Back in the rough days
Brian Walbey: Still a very popular type of motorcycle competition Chantal, it's the hair cuts that have changed.
this is new to me but primarily i love this image for that sideburn! grin
Brian Walbey: It's a very popular form of motorcycle sport in Europe Ayush, and has been since the invention of motorcycles. I had similar sideburns to these for a while !!
Would they be bareheaded and without goggles nowadays Brian?
Brian Walbey: In what I see on the TV, (Motors TV or Eurosport) they all wear helmets at least these days, and they use artificial courses set up in stadiums, but I don't know about 'proper' trials ridden by hundreds of amateurs every weekend of the year, whether they have to wear helmets and stuff.
This looks a tough challenge, Brian!
Brian Walbey: Some sections, as they are called, are more difficult than others, and of course the terrain is different all over the country, I should think those in mountain areas are proably the most difficult.
  • Louis
  • South Africa
  • 1 Jun 2015, 14:03
Elvis on a field bike. Field bikes looked different back then.

Heh, we used to call those long sideburns 'lice ladders' or 'bunny grips'. About the last one - that was back in the days when gay meant happy and when blokes who liked blokes were referred to as bunnies. The language has changed a lot, come to think of it.
Brian Walbey: Nowadays they come with completely different rear suspension and are a lot lighter to manhandle. I had long sideburns for a short while in the 60's.but I can assure you I definitely wasn't the way you describe smile I've not heard the use of the word bunny in that respect but of course there was, and no doubt still are, a variety of expressions, some of them quite coarse, to describe people that way inclined.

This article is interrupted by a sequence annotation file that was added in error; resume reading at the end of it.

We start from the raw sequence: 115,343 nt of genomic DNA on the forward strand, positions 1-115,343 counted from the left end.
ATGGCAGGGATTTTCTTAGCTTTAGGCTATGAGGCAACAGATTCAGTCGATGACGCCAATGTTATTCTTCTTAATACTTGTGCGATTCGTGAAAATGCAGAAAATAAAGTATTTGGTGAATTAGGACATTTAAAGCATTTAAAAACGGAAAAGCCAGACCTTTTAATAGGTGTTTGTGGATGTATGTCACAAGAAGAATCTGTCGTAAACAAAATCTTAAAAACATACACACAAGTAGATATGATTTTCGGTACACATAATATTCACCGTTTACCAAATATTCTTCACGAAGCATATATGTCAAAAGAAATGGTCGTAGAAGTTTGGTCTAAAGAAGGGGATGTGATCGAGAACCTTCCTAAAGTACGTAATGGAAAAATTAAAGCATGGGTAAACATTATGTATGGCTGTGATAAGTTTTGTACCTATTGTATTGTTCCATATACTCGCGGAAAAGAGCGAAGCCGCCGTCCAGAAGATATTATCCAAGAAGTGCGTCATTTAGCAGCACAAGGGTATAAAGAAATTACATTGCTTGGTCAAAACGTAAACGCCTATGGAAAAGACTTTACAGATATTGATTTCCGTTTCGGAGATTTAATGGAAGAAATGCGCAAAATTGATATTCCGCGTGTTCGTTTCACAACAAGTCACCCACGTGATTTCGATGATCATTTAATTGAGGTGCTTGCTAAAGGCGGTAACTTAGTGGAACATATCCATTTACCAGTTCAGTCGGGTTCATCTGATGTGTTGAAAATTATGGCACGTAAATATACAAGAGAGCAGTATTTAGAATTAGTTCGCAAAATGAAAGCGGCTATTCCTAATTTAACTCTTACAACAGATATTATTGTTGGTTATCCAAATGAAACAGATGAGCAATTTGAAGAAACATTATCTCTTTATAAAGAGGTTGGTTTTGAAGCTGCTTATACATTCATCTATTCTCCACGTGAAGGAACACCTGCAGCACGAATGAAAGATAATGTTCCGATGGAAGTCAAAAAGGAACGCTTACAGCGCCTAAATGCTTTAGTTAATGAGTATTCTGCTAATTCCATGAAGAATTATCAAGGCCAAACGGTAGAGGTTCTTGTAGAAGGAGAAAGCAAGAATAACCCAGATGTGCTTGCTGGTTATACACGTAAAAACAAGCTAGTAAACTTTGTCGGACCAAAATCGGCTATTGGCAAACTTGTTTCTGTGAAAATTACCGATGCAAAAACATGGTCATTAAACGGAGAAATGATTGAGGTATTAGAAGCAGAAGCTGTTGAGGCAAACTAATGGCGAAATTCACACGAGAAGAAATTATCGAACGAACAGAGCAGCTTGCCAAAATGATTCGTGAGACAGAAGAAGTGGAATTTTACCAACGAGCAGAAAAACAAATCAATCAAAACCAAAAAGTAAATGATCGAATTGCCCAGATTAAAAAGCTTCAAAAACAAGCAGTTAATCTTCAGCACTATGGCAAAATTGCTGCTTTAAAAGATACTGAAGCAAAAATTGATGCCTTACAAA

• Philine
  • Germany
  • 1 Jun 2015, 15:32
a picture from your wild days as I assume!
Brian Walbey: Sort of Philine, but only as a spectator, although two of my close friends took this up as a pastime before going on to race motorcycles in various types of events.
  • Alan
  • United Kingdom
  • 1 Jun 2015, 20:01
Ahhahah.. now that requires some control. I can remember watching cine films of the Scottish trails back in the 70s - fascinating.
Brian Walbey: Yes one has to be exceptionally good at balancing a bike that is almost at a standstill a lot of the time. The Scottish Six Day Trial is the oldest trials event in the world and has been running since 1909, a real classic.
this was a very tough course to race on Brian... your action shot is fantastic....petersmile
Brian Walbey: Quite an easy one compared with ones the professionals would use Peter.
I think he's going to be disqualified smile
Brian Walbey: Just a penalty of one point for putting his foot down Tom, known in the sport as a 'dab'.
Great memories Brian - my Dad used to develop all his photos - I remember sometimes being allowed in to 'help'
Brian Walbey: I used a darkroom for many years but only got reasonably proficient, I have seen photos done by people who were exceptional in the darkroom, there work was still better then B.& W.from digital IMHO.